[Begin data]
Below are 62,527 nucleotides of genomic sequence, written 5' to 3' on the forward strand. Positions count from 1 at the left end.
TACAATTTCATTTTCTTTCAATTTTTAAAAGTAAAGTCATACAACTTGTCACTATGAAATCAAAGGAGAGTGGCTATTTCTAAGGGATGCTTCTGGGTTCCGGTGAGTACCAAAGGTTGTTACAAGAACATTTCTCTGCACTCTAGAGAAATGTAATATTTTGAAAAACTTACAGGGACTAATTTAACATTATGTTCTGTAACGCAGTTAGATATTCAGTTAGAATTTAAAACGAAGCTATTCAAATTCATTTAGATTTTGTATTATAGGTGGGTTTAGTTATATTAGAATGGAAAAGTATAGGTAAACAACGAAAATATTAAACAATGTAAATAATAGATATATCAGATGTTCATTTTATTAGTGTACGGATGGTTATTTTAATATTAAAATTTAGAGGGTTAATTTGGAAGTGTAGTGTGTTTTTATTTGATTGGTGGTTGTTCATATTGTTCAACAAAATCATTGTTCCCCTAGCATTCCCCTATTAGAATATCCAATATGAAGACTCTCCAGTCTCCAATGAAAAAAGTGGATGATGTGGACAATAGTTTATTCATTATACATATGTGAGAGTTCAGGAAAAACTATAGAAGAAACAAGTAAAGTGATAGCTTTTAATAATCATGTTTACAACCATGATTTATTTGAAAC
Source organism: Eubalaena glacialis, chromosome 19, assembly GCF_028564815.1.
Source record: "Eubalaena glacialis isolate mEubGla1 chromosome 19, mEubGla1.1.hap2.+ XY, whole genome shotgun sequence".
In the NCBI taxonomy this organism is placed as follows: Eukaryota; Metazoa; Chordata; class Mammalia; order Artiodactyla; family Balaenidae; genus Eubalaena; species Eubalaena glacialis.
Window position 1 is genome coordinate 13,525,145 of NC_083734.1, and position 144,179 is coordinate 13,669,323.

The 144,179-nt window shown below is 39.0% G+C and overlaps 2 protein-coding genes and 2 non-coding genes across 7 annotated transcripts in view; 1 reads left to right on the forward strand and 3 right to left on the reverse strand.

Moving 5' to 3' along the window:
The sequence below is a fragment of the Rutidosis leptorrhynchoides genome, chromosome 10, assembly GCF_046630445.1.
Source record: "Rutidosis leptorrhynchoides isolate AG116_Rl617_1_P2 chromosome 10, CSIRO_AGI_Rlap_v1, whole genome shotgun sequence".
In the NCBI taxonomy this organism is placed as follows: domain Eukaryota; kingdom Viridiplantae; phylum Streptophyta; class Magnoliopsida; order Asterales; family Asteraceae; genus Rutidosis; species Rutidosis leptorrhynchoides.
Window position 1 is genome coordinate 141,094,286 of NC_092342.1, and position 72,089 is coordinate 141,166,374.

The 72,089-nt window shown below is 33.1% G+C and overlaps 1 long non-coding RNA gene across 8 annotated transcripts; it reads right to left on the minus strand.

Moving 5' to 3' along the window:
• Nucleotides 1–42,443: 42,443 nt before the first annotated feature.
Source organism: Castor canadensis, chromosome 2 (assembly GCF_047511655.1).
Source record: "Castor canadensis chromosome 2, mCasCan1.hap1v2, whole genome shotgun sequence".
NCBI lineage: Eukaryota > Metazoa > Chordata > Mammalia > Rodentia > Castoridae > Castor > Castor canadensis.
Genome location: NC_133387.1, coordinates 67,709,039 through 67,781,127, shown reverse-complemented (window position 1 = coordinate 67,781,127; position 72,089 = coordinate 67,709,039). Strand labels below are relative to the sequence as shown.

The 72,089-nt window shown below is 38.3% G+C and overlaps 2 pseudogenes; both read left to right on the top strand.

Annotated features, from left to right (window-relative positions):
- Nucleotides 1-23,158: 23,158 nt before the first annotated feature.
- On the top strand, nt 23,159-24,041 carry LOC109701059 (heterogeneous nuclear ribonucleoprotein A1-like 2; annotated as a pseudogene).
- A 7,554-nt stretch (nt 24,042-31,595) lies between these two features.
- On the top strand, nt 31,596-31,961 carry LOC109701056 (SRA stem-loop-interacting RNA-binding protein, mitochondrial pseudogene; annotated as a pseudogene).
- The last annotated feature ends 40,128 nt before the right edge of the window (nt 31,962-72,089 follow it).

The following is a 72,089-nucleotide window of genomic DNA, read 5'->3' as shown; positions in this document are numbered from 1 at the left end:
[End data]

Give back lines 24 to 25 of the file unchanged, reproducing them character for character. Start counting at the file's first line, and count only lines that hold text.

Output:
- A 7,554-nt stretch (nt 24,042-31,595) lies between these two features.
- On the top strand, nt 31,596-31,961 carry LOC109701056 (SRA stem-loop-interacting RNA-binding protein, mitochondrial pseudogene; annotated as a pseudogene).